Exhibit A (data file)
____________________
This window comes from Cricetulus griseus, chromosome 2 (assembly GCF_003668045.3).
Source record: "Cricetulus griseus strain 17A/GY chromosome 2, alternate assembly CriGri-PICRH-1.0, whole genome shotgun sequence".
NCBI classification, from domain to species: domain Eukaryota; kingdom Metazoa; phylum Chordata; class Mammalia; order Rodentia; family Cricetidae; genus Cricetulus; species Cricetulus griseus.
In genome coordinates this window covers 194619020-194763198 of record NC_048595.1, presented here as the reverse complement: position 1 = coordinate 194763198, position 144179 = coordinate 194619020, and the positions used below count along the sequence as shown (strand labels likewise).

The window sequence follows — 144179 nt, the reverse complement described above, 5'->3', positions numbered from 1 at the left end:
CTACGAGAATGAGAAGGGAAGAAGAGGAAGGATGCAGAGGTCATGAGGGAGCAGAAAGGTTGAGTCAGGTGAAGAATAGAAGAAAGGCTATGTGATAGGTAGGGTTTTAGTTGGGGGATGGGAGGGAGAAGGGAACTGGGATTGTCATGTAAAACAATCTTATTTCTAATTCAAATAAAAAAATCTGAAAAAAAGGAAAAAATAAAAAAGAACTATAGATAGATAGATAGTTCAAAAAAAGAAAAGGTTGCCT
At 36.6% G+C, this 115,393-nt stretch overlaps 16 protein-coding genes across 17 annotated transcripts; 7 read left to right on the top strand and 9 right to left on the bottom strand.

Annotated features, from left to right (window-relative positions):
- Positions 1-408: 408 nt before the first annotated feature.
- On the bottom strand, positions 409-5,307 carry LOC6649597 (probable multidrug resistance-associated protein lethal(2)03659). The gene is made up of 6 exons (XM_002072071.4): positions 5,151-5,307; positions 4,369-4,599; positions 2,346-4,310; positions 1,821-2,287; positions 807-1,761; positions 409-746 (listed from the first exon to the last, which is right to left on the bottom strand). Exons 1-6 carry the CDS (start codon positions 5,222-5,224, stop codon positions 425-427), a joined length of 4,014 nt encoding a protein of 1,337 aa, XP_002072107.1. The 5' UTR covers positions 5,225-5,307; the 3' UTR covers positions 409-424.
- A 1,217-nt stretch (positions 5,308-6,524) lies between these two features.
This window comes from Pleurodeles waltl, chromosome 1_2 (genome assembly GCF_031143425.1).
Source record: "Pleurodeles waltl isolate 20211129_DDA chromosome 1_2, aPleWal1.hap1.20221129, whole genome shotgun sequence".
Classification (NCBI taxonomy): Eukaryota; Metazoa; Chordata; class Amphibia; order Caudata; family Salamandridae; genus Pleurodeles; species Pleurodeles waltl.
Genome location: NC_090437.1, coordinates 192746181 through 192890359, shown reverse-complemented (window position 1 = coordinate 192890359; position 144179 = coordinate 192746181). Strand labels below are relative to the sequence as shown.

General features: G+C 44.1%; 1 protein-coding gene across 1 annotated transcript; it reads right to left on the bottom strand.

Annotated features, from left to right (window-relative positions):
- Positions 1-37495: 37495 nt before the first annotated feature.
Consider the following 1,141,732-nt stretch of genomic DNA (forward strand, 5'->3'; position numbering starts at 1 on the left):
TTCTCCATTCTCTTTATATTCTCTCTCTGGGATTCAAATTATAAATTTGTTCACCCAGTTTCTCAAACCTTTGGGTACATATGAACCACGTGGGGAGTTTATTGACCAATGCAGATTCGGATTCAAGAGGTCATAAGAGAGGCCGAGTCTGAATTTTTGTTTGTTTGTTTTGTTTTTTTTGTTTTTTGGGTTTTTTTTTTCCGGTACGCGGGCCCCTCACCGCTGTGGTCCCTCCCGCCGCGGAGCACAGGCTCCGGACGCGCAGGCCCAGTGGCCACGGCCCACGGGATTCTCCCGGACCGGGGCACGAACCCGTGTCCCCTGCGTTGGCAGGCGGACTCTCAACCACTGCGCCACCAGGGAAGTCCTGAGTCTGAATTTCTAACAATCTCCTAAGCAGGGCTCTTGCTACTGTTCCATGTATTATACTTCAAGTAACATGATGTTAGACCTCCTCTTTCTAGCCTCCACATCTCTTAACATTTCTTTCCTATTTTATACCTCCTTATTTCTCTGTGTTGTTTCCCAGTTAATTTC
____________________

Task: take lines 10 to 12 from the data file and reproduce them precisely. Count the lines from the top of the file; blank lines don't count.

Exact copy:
- On the bottom strand, positions 409-5,307 carry LOC6649597 (probable multidrug resistance-associated protein lethal(2)03659). The gene is made up of 6 exons (XM_002072071.4): positions 5,151-5,307; positions 4,369-4,599; positions 2,346-4,310; positions 1,821-2,287; positions 807-1,761; positions 409-746 (listed from the first exon to the last, which is right to left on the bottom strand). Exons 1-6 carry the CDS (start codon positions 5,222-5,224, stop codon positions 425-427), a joined length of 4,014 nt encoding a protein of 1,337 aa, XP_002072107.1. The 5' UTR covers positions 5,225-5,307; the 3' UTR covers positions 409-424.
- A 1,217-nt stretch (positions 5,308-6,524) lies between these two features.
This window comes from Pleurodeles waltl, chromosome 1_2 (genome assembly GCF_031143425.1).